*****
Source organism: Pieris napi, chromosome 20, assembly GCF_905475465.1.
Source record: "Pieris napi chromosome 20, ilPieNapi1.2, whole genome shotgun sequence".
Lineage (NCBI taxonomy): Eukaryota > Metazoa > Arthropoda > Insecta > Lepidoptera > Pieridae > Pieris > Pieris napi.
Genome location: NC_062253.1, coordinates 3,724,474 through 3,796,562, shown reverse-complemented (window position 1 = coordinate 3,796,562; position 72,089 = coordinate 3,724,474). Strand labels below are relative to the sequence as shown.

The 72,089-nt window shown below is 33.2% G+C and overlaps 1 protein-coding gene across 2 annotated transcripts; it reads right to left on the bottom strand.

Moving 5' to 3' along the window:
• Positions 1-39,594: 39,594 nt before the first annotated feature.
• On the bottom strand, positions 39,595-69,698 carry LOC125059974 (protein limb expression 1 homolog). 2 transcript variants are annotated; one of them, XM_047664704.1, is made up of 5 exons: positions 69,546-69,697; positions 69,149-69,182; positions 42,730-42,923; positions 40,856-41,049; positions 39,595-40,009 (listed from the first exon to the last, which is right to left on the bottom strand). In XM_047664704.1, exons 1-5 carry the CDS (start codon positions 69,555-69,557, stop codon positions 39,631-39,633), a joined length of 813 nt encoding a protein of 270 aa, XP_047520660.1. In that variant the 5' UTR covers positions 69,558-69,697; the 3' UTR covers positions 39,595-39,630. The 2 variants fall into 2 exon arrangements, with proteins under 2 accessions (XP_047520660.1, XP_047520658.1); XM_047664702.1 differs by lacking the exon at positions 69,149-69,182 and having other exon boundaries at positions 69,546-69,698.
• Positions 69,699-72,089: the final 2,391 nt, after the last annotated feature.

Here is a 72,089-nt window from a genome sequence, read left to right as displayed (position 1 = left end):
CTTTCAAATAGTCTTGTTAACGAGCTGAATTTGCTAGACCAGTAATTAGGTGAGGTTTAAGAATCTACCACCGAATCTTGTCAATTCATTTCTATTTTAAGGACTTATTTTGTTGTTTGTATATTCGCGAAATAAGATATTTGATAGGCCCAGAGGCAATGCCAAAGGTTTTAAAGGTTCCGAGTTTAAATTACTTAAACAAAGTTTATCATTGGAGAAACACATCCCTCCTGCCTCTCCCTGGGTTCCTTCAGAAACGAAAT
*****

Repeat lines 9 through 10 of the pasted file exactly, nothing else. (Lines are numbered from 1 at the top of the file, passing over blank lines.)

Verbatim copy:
• Positions 69,699-72,089: the final 2,391 nt, after the last annotated feature.

Here is a 72,089-nt window from a genome sequence, read left to right as displayed (position 1 = left end):